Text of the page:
Bev Kelly’s second album for Riverside is a contrast in every way. Her first,
, was a meticulous studio date in New York, lesser-known songs (“Lonelyville”, “Weak for the Man”) by a stellar cast (Burrell, Edison, Hinton). This was live at San Francisco’s Coffee Gallery (does that> say “beatnik” or what?) and features famous songs with obscure players (Pony Poindexter later recorded for Prestige; the others are barely remembered.) Everything has changed – including Bev’s hair! It was blonde on the first album.) The new surroundings mean close interplay, a more intimate sound, and, in general, a warmer performance.
One other thing you notice: Bev has changed her delivery. At times she would sound overly breathy, and linger on words in a way that seemed affected. That style was an acquired taste, and made it hard for me to enjoy Love Locked Out. Here she sings simpler, opening “Long Ago and Far Away” without her vibrato. She also has a light ring to her voice, not stressing the lower register as she did before. “Flip Nunez” she says, and her pianist takes a chorus, a simple line leading to some tasty chords. When Bev returns, hear Poindexter come in softly, whispering a soft refrain that creeps up on you. It’s a great approach, and he does it for most of the album.
At the top of her range Bev leads slowly into “Then I’ll Be Tired of You” – a frail voice, sounding quite vulnerable. When she gets to repeating the bridge (“’til wrong is right, ‘til all the birds refuse to sing”) the weak voice turns joyous, Nunez gets very tender, and Johnny Allen bows a barely audible low note – beautiful. With “My Foolish Heart” Bev recalls her old style: lots of vibrato and a voice short of breath. This belongs to Poindexter: he blows strong at the end and gives the tune force it lacked before.
“Night and Day” offers a strong vocal (she even gets brassy – that’s a surprise!) and a high wail from Poindexter – it wraps the number with a classy bow. His fluttering solo, the first so far, is also bold, and energizes the number like anything. “It Never Entered My Mind” opens with warm Nunez, more bowed Allen (great tone, and too soft) and the verse. On the chorus the vibrato gets thick and on certain verses (“you warned me if ever you scorned me”) it charms me to no end.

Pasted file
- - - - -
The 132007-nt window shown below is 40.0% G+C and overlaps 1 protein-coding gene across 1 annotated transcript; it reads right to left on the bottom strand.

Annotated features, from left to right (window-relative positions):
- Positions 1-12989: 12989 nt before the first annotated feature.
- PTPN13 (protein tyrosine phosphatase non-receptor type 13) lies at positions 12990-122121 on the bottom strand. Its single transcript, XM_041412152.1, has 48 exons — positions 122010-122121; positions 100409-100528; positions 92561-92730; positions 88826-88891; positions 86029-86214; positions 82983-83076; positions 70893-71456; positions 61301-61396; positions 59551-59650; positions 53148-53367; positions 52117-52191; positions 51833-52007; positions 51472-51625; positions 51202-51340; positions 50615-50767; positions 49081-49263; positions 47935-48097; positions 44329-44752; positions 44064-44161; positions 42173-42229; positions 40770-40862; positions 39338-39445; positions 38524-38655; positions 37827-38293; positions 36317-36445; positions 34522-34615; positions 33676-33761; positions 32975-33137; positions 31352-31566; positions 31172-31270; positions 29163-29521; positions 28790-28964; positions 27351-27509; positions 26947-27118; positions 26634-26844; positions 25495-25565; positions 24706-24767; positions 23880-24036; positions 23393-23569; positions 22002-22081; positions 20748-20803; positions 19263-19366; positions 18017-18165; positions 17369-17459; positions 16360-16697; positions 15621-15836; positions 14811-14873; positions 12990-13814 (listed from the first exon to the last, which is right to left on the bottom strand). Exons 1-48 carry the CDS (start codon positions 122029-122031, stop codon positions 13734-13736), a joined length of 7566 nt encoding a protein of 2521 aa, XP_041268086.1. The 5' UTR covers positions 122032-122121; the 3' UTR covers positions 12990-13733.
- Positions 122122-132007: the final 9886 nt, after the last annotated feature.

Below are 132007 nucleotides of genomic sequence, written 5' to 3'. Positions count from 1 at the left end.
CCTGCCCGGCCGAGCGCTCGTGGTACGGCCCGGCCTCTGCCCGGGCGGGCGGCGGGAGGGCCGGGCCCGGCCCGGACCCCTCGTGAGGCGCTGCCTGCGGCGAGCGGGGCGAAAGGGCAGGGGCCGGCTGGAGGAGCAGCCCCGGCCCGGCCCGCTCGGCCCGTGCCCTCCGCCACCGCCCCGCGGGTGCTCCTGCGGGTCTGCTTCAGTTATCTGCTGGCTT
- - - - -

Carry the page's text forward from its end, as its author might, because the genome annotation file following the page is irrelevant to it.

On the second half, Bev gets more forceful, and the band urges her on. “Just Friends” opens wistful, Bev with her typical approach; Tony Johnson picks up the pace. Bev repeats the chorus with a pleasing shout, the crowd adding some claps. Poindexter gets a laid-back solo; he’s worldly and he’s heard the story before. The crowd loves it, and it leads to a graceful “Body and Soul”. Here her low swoops work, and her simple style pulls it off. Pony does a fine Lester behind her, and Allen bows a groan at the end, giving her strength.
“Love Letters” gets he “Just Friends” soft-to-hard treatment, adding conviction to the tender lyric. Nunez gets lush on “This is Always”, and Pony’s whispering delights. Ben’s soaring at the end makes it a keeper. “Falling in Love with Love” starts O.K., then Bev gets joyously vital, with brash assurance and another guttural groan. Pony and Flip both appreciate the heightened tempo, and so do I. Last is a reqest for “My Funny Valentine”; someone (my guess the requester) says “Yeah, baby!” Her voice is strong; a tiny taste of vibrato gives it life. The band comes through like always, and hear the ending, with a quiet Poindexter and Bev whispering “Thank You.” It’s a nice show, and her warmth is endearing. This shows her to better advantage than her studio date, and I’m glad they recorded it.